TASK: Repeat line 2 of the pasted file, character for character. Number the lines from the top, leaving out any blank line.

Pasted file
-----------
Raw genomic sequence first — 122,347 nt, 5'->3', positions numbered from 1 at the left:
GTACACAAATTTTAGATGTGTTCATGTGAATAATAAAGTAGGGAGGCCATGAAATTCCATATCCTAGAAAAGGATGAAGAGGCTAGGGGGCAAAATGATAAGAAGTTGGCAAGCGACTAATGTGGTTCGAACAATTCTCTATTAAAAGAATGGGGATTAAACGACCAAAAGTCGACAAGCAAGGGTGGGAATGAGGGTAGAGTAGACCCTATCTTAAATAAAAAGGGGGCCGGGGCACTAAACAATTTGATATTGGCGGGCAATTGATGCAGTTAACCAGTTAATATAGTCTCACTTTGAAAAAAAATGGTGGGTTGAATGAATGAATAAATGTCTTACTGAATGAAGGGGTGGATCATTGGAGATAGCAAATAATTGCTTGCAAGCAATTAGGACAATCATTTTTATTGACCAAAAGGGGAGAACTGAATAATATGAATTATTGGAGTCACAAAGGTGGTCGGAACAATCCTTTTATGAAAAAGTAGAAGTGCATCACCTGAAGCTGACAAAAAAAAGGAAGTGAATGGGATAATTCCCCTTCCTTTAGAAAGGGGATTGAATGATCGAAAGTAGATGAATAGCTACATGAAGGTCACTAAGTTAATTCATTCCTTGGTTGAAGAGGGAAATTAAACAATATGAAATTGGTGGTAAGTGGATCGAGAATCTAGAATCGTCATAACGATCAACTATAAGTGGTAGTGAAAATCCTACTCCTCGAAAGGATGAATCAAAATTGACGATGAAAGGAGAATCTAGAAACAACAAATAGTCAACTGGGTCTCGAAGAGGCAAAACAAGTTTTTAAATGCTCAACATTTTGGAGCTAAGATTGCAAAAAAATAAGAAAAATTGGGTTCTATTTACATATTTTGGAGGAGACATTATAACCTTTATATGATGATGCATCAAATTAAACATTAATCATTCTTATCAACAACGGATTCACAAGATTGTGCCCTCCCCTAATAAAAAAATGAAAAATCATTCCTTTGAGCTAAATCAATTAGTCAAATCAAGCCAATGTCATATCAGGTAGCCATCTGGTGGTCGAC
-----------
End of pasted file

GTACACAAATTTTAGATGTGTTCATGTGAATAATAAAGTAGGGAGGCCATGAAATTCCATATCCTAGAAAAGGATGAAGAGGCTAGGGGGCAAAATGATAAGAAGTTGGCAAGCGACTAATGTGGTTCGAACAATTCTCTATTAAAAGAATGGGGATTAAACGACCAAAAGTCGACAAGCAAGGGTGGGAATGAGGGTAGAGTAGACCCTATCTTAAATAAAAAGGGGGCCGGGGCACTAAACAATTTGATATTGGCGGGCAATTGATGCAGTTAACCAGTTAATATAGTCTCACTTTGAAAAAAAATGGTGGGTTGAATGAATGAATAAATGTCTTACTGAATGAAGGGGTGGATCATTGGAGATAGCAAATAATTGCTTGCAAGCAATTAGGACAATCATTTTTATTGACCAAAAGGGGAGAACTGAATAATATGAATTATTGGAGTCACAAAGGTGGTCGGAACAATCCTTTTATGAAAAAGTAGAAGTGCATCACCTGAAGCTGACAAAAAAAAGGAAGTGAATGGGATAATTCCCCTTCCTTTAGAAAGGGGATTGAATGATCGAAAGTAGATGAATAGCTACATGAAGGTCACTAAGTTAATTCATTCCTTGGTTGAAGAGGGAAATTAAACAATATGAAATTGGTGGTAAGTGGATCGAGAATCTAGAATCGTCATAACGATCAACTATAAGTGGTAGTGAAAATCCTACTCCTCGAAAGGATGAATCAAAATTGACGATGAAAGGAGAATCTAGAAACAACAAATAGTCAACTGGGTCTCGAAGAGGCAAAACAAGTTTTTAAATGCTCAACATTTTGGAGCTAAGATTGCAAAAAAATAAGAAAAATTGGGTTCTATTTACATATTTTGGAGGAGACATTATAACCTTTATATGATGATGCATCAAATTAAACATTAATCATTCTTATCAACAACGGATTCACAAGATTGTGCCCTCCCCTAATAAAAAAATGAAAAATCATTCCTTTGAGCTAAATCAATTAGTCAAATCAAGCCAATGTCATATCAGGTAGCCATCTGGTGGTCGAC